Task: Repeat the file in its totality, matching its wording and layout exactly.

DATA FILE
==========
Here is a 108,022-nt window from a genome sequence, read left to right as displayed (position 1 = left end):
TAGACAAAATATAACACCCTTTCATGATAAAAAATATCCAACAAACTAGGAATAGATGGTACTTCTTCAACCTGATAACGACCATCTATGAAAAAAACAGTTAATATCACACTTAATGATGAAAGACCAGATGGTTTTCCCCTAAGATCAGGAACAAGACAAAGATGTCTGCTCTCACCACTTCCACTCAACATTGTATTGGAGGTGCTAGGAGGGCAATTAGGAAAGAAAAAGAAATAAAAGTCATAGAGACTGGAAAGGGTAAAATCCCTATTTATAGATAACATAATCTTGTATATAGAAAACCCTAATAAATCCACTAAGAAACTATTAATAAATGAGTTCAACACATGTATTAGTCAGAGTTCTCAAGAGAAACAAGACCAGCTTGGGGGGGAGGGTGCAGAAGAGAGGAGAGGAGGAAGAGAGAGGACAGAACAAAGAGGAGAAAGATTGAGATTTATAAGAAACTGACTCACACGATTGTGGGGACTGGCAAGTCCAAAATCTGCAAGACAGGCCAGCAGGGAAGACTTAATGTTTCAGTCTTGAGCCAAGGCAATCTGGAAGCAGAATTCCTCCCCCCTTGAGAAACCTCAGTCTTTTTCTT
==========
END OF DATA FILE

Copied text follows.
Here is a 108,022-nt window from a genome sequence, read left to right as displayed (position 1 = left end):
TAGACAAAATATAACACCCTTTCATGATAAAAAATATCCAACAAACTAGGAATAGATGGTACTTCTTCAACCTGATAACGACCATCTATGAAAAAAACAGTTAATATCACACTTAATGATGAAAGACCAGATGGTTTTCCCCTAAGATCAGGAACAAGACAAAGATGTCTGCTCTCACCACTTCCACTCAACATTGTATTGGAGGTGCTAGGAGGGCAATTAGGAAAGAAAAAGAAATAAAAGTCATAGAGACTGGAAAGGGTAAAATCCCTATTTATAGATAACATAATCTTGTATATAGAAAACCCTAATAAATCCACTAAGAAACTATTAATAAATGAGTTCAACACATGTATTAGTCAGAGTTCTCAAGAGAAACAAGACCAGCTTGGGGGGGAGGGTGCAGAAGAGAGGAGAGGAGGAAGAGAGAGGACAGAACAAAGAGGAGAAAGATTGAGATTTATAAGAAACTGACTCACACGATTGTGGGGACTGGCAAGTCCAAAATCTGCAAGACAGGCCAGCAGGGAAGACTTAATGTTTCAGTCTTGAGCCAAGGCAATCTGGAAGCAGAATTCCTCCCCCCTTGAGAAACCTCAGTCTTTTTCTT